Ride sharing services have been in the news lately in ways that are both challenging and promising for the industry’s future. Uber has been banned in London and is likely to pull out of Montreal and other cities in Canada’s Quebec province, because of new regulations that it feels are too stringent. But there is progress on developing autonomous vehicles that can ultimately make the companies more profitable and their services potentially more affordable — at the expense of drivers whose jobs will eventually be eliminated or at least scaled back.
In London, the regulatory agency Transport for London, declared that Uber was not “fit and proper” to offer private car service, arguing that it demonstrated “a lack of corporate responsibility in relation to a number of issues which have potential public safety and security implications.”
The agency cited Uber’s approach to reporting serious criminal offenses of its drivers, how medical certificates are obtained and other concerns. Uber said it will appeal the ruling but its new CEO, Dara Khosrowshahi has nevertheless apologized “for the mistakes we’ve made.”
While the ink was still fresh on the London order, Uber announced that it’s pulling out of Quebec province rather than follow new regulations, including that its drivers undergo 35 hours of training as is already required for the province’s taxi drivers. Unless something charges, Quebec residences will say Au Revoir to Uber on Oct. 14th.
I’ll leave it to others to debate whether these disputes should ultimately be resolved in Uber’s favor, but they bring up issues not only for ride sharing, but for other tech-enabled businesses. Uber, Lyft, Airbnb and even voice over internet (VOIP) companies that are attempting to disrupt regulated industries have long been under pressure from incumbent players and some regulators who worry that they create unfair competition because they don’t play by the same rules as legacy companies.
It’s even true for Amazon and other e-commerce firms which, for many years avoided collecting state sales taxes based on old mail-order rules. Those rules exempted businesses from collecting taxes from buyers outside the state where they were based. Until 2012, Amazon customers in California enjoyed not having to pay sales taxes on Amazon purchases, which meant that Amazon was able to effectively offer a discount as high at 9.75 percent without having to forgo a penny in profits.
That didn’t sit well with local businesses who couldn’t offer their customers that state subsidized discount but nevertheless had to pay rent on their storefronts, employee salaries and state and local taxes. By law, consumers were supposed to report those purchases and pay taxes on their state returns, but that regulation was mostly unenforceable.
Airbnb has also been under fire from several municipalities based on complaints from hotel operators as well as regulators objecting to its impact on communities, including removing long-term rental units from neighborhoods.
Palo Alto doesn’t regulate short-term rentals, and I’m not particularly happy that the owners of the largest single family house in my residential neighborhood have moved out and turned their house into an Airbnb. That home was once the scene of an extremely noisy and very crowded party of mostly high school-aged kids, one of whom left a half empty liquor bottles in our yard after jumping our fence to escape the police who rousted the party. The manager promised this would never happen again and it hasn’t, but we still frequently put up with multiple cars on our street, sometimes blocking the sidewalk.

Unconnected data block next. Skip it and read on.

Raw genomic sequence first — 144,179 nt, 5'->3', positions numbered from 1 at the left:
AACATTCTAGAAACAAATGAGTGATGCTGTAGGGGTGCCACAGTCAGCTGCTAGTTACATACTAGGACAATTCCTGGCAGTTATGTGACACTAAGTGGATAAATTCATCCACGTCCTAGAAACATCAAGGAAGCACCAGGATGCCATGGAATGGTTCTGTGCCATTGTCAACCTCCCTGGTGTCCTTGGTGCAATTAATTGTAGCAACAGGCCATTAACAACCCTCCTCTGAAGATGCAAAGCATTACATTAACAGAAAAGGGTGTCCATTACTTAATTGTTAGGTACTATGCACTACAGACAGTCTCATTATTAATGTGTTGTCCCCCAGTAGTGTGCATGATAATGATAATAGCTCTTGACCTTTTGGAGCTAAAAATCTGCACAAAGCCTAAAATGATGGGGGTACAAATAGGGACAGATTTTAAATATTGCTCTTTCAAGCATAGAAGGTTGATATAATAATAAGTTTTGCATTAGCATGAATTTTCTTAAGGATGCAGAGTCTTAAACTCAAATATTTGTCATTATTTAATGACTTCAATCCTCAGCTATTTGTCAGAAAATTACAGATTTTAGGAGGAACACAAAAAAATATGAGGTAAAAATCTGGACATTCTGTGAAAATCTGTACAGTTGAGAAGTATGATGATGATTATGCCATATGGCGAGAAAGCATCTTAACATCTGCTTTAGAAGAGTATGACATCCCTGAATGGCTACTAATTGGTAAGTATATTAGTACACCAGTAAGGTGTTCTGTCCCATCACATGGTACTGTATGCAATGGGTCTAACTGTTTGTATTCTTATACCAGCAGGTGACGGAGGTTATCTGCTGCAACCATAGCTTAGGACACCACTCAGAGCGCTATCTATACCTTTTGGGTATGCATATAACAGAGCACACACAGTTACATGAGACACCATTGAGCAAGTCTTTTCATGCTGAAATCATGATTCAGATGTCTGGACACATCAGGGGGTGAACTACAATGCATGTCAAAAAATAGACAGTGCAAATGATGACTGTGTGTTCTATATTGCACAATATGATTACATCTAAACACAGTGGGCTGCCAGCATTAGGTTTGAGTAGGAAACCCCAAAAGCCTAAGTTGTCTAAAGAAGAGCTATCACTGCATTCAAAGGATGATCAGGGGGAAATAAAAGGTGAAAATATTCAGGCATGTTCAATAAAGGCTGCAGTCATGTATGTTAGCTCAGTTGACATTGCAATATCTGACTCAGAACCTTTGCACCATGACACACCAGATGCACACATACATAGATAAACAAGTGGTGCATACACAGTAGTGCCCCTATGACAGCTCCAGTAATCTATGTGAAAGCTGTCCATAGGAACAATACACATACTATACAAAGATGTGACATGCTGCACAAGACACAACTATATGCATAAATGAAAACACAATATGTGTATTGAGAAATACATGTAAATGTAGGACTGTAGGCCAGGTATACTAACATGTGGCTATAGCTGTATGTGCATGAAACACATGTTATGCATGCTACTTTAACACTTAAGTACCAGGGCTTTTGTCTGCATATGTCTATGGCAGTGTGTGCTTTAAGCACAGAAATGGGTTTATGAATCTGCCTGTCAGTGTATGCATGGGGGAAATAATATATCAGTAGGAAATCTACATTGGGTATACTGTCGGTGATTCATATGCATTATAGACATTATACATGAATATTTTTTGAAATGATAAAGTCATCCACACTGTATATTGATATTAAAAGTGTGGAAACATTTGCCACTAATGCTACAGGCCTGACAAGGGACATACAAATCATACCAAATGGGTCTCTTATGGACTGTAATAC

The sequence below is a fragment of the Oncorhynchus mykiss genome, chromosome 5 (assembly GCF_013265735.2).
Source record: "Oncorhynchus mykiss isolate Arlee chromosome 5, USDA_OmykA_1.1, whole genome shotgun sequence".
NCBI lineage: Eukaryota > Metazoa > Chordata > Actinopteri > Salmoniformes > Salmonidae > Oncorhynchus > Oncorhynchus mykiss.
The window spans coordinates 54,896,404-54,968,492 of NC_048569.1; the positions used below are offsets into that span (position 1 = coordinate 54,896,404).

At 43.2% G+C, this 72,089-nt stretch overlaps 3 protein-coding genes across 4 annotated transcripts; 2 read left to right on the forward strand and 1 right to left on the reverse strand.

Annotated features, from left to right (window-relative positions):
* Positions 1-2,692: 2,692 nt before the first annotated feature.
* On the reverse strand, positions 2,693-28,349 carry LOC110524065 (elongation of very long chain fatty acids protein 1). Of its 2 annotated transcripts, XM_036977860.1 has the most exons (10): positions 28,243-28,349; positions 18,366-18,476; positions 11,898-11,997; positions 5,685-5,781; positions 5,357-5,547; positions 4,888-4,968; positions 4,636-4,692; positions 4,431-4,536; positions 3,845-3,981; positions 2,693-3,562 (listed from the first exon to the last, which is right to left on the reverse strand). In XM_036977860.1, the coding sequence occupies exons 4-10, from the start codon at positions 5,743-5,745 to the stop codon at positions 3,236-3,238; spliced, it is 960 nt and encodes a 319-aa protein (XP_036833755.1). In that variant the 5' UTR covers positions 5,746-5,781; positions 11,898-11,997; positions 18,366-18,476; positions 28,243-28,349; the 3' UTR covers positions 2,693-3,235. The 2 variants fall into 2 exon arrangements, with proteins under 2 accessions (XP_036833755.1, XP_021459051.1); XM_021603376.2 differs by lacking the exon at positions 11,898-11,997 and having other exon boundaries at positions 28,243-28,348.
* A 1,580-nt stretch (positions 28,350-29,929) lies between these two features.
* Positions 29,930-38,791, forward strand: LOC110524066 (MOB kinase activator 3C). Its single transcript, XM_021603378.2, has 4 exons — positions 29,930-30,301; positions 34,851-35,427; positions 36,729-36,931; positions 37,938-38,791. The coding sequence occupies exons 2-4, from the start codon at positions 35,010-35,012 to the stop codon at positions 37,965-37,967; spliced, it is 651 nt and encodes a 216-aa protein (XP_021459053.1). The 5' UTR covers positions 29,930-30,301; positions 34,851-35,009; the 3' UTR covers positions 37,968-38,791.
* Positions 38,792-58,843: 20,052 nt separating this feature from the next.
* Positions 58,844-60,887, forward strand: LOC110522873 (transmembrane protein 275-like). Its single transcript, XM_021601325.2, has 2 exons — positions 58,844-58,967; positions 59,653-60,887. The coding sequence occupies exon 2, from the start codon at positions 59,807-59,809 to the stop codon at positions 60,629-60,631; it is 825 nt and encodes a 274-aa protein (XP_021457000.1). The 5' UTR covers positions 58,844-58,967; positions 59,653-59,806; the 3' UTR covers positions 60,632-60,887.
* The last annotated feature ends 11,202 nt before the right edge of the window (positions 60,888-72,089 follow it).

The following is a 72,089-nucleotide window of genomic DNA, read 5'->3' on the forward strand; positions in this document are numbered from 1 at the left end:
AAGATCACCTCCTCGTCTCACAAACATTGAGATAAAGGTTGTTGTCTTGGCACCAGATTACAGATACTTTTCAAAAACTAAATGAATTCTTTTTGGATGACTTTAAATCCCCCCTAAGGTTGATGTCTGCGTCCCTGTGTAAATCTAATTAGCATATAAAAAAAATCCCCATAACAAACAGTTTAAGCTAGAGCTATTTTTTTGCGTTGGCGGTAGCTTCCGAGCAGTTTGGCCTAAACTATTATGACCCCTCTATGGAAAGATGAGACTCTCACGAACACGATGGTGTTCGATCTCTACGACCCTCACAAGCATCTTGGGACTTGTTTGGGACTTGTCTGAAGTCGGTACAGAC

In news of self-driving cars, Ford announced it’s joining Lyft’s “open platform” to develop software to empower autonomous vehicles. Several other companies including Alphabet’s Waymo and General Motors (a Lyft investor) are already working with Lyft, while Uber been testing autonomous cars in several cities including San Francisco and Pittsburgh. Ford and most of its competitors are accelerating their research into self-driving technology. And Santa Clara-based chip maker Intel is now helping to drive this technology with its acquisition of Mobileye, an Israeli-based vehicle automation technology pioneer.
Taxi drivers who now feel threatened by Uber and Lyft better tighten their seat belts and start thinking about other careers as self-driving vehicles start to become a reality. The Bureau of Labor Statistics estimates that nearly 190,000 people are employed as taxi drivers and chauffeurs and that doesn’t apparently include the hundreds of thousands of people who drive for Uber, Lyft and other ride sharing services.
If you really want to understand the long-haul implications of automation, consider the fate of the millions of truck drivers in the U.S., who could also lose their jobs once robotic trucks take over. Freightliner has already introduced the Inspiration, the country’s first licensed autonomous truck, that’s already on the road in Arizona. Tesla is likely to soon announce an all-electric truck and, if it’s like its cars, it will immediately support “auto pilot” that allows for hands-free highway driving with plans for complete autonomy when the software and regulatory environment are ready for it.
Professional driving jobs won’t go away in the next few years and there will probably always be a demand for some drivers, but — for the most part — driving jobs will be about as scarce as those of typesetters, switchboard operators and many other professions that are now fully or nearly extinct.
As per the “sharing economy,” it’s here to stay, but — for the time being at least — its players have to figure out how to “share the road,” so to speak with incumbent legacy companies, play by the rules and be good neighbors and corporate citizens.
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